Review – All-New Ghost Rider #6


I’m having trouble coming up with a good racing pun for All-New Ghost Rider. Leisurely Sunday drive, maybe? Third gear? That’s not exactly what reading the new series is like, but I feel the usual racing puns – like ‘high octane’ or ‘pedal to the metal’ – don’t quite fit. There’s a lot to like about this new Spirit of Vengeance, but with issue #6 hitting the stands, there’s also a lot that might drag the series down to cancellation-ville.

It doesn’t help that artist Tradd Moore – the most interesting and distinctive part of the new series – has already left the book.

Moore made his exit after the first story arc wrapped up last issue. So All-New Ghost Rider #6 kicks off with new artist Damion Scott, and a new storyline by writer Felipe Smith. But it’s not exactly a great jumping on point, because instead of actually moving on and starting a new story, Smith has chosen to extend the first story arc, even though the plot wasn’t exactly on fire. Couple that with a total lack of Ghost Rider at all in issue #6, and Smith’s series is in desperate need of a fuel injection.

Maybe he should fill up with Premium instead of simply Unleaded next time he’s at the Marvel Gas-n-Go.

The premise behind the new Ghost Rider — Robbie Reyes — is pretty cool. He’s a smart kid from the inner streets of Los Angeles, where gangs and crime rule the roost. And he’s tapped into the illegal street-racing scene, so when he lights up as Ghost Rider, it’s behind the wheel of a sweet hot rod instead of a motorcycle. That alone is worth a look. But dragging down the opening story arc was a plot straight out of Superhero Writing 101: instead of coming up with a new threat for your hero, just dust off some old, lame super-villain and pretend like he’s bad news all of a sudden.

Book smartIn All-New Ghost Rider, Smith chose Mr. Hyde, even though the villain doesn’t really have anything to do with Ghost Rider, Robbie Reyes or Los Angeles. Instead, Smith came up with some complicated plot where Hyde invented a new drug that grants other people Hyde-like strength and powers, and then he somehow lost samples of the drug on the streets of LA, leading to at least one super-powered gang-banger that needed to be Ghost Rided to justice. Then there was a shootout between street gangs and Hyde’s military commandos. It got pretty complicated.

But there was very little connection between the new Ghost Rider and Mr. Hyde. They didn’t meet until the final issue, and even then it was just for a single fight scene. Over the course of the arc, Robbie discovered his powers, tried them out for a little bit, then stopped the bad guys from tearing up the neighborhood. He never had much of a personal stake in the fight, other than the fact that it was happening in his neighborhood, and his younger brother was in the area. Fortunately, the arc was elevated to inspired heights by Moore’s spastic art style, and the general coolness of putting Ghost Rider in a muscle car.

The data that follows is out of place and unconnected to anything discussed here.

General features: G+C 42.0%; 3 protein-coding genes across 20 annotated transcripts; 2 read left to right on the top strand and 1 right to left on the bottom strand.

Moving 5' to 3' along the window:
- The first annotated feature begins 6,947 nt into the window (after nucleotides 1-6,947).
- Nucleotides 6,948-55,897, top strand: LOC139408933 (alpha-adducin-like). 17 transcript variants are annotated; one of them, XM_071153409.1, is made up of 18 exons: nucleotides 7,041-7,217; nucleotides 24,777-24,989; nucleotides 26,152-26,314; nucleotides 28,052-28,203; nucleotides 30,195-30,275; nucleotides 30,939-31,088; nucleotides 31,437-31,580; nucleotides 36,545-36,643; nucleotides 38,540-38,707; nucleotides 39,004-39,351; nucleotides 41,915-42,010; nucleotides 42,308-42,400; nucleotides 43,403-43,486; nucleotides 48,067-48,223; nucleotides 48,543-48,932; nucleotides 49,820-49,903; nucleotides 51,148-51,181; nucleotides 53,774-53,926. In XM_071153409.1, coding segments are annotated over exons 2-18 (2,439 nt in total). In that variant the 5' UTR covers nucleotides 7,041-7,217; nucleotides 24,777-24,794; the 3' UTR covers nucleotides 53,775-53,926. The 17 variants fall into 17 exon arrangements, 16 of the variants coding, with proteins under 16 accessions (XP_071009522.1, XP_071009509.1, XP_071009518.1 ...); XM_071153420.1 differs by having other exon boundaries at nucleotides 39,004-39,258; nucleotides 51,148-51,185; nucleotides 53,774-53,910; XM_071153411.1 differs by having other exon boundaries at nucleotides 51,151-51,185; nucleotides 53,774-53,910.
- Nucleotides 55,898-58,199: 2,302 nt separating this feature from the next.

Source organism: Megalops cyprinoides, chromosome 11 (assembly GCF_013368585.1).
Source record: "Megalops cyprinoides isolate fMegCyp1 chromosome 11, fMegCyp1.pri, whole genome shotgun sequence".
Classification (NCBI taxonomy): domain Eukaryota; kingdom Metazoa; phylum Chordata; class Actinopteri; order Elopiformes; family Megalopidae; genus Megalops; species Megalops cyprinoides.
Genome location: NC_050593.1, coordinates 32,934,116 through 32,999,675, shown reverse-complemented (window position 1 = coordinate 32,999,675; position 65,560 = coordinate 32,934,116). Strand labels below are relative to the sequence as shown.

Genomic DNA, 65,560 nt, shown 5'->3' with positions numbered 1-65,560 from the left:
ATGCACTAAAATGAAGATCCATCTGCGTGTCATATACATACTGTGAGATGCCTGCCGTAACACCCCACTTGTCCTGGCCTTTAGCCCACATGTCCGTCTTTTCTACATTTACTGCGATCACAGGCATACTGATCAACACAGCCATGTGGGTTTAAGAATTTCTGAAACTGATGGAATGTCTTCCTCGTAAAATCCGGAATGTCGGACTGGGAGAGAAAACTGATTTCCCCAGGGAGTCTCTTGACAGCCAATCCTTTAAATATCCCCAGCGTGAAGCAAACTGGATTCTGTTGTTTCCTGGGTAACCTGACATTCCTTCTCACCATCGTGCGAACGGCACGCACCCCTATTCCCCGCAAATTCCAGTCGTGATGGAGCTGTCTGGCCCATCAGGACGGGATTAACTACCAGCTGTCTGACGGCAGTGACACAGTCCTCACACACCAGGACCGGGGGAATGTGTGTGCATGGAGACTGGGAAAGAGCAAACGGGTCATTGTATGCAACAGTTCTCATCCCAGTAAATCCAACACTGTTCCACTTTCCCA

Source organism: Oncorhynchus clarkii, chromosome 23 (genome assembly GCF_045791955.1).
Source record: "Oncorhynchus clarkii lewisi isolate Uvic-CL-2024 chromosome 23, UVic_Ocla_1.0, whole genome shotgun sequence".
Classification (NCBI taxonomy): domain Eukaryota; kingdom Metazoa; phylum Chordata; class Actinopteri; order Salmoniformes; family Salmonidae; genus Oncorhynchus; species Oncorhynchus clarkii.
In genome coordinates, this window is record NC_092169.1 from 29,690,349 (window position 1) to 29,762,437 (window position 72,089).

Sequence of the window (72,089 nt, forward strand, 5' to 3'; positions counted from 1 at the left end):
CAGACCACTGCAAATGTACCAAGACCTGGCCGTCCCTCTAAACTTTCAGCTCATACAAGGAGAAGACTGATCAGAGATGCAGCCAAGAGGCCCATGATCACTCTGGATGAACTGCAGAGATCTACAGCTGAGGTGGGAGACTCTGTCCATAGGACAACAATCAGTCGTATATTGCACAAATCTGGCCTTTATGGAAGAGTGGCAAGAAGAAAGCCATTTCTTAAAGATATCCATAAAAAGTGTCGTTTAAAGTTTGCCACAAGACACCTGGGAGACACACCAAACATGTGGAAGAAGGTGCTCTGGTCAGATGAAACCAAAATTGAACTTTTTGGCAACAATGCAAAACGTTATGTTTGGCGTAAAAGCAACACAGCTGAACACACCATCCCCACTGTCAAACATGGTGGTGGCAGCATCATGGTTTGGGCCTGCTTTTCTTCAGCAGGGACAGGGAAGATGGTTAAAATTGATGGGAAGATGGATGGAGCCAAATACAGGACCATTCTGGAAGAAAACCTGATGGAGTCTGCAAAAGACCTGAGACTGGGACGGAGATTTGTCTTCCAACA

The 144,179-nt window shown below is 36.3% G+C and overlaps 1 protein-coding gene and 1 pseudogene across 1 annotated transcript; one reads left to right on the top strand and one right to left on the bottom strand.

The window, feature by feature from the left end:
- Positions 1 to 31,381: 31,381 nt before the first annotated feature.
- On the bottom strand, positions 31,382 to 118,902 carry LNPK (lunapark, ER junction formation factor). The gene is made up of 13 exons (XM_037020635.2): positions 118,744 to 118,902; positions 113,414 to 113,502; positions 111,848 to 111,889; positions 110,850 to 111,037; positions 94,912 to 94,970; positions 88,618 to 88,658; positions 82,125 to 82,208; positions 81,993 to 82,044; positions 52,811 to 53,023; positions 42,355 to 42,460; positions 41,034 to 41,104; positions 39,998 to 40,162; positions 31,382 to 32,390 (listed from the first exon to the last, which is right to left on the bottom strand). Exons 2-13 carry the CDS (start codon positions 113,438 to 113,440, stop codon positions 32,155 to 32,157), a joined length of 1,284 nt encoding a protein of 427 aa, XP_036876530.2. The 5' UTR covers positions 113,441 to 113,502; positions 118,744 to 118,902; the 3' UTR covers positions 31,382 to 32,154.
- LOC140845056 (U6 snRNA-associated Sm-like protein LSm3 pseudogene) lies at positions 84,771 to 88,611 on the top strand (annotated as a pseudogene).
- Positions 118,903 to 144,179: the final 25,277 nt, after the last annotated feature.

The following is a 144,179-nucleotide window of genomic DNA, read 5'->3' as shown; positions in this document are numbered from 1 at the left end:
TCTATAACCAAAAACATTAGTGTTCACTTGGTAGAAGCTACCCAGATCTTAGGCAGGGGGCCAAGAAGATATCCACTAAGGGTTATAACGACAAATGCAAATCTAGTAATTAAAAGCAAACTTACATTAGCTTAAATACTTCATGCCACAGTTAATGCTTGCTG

So it was a sufficient opening arc, introducing us to the new main character and putting him through his first real test of superheroics. Smith should have stopped there and moved on.

But All-New Ghost Rider #6 keeps the Mr. Hyde storyline going. Those drugs are still out on the street, infecting animals, and Hyde himself remains on the loose, determined to juice-up some other gang-bangers for no legitimate reason. And what will happen? Robbie will turn into Ghost Rider and stop them, possibly with racing involved.

Though that will have to wait for future issues, because Robbie doesn’t even turn on the Spirit of Vengeance in this issue. Instead, he uses his new driving skills to win a bunch of street races, earning him some cash that he puts towards medical care for his brother. The Spirit is still active inside his head, and the back-and-forth between the Spirit and Robbie over the best way to use their powers is pretty entertaining, but it doesn’t go anywhere this issue. Instead, it’s just the new Ghost Rider refusing to be Ghost Rider, while Mr. Hyde continues to limp along as a boring choice for antagonist.

New artist Damion Scott does his best to try to be eclectic and different, and he kind of succeeds. He’s not as distinctive as Moore, but that’s not something to count against him. Moore is one-of-a-kind. Scott keeps the book looking unique, with a caricature-like take on all the human characters. The only problem is that the angular style makes the panels a little too crowded, especially in the issue’s only racing scene. The pages are cluttered with people, panels, bells and whistles. But Scott should provide a solid foundation to the series if he sticks around. Hopefully he can drawn a great Ghost Rider, because Moore’s new design is going to be hard to match. Just check out this cover.

All-New Ghost Rider #6All-New Ghost Rider still has potential. Marvel has tried again and again to make this character stick, to no avail. I personally love the car angle, and I’d love to see that last. But writer Felipe Smith seems too focused on his Mr. Hyde plot, when he should be shifting the Robbie Reyes storyline into high gear. That’s who I want to read about. Who cares about Mr. Hyde?

All-New Ghost Rider #6
Writer: Felipe Smith
Penciler: Damion Scott
Inker: Robert Campanella
Colorist: Val Staples & Felipe Sobreiro
Letterer: VC’s Joe Caramagna

Rating – 7/10.





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About the author

Sean Mills

Known in some circles as Sean Mills, this handsome gentleman has been a geek his entire life. It started with Marvel superhero trading cards and his dad's old comic books, and now includes more than a dozen titles per month, the latest films, the best video games and an action figure collection that would make a beautiful woman blush. Check out Sean's upcoming Marvel Comics reviews, or visit him at his personal blog,

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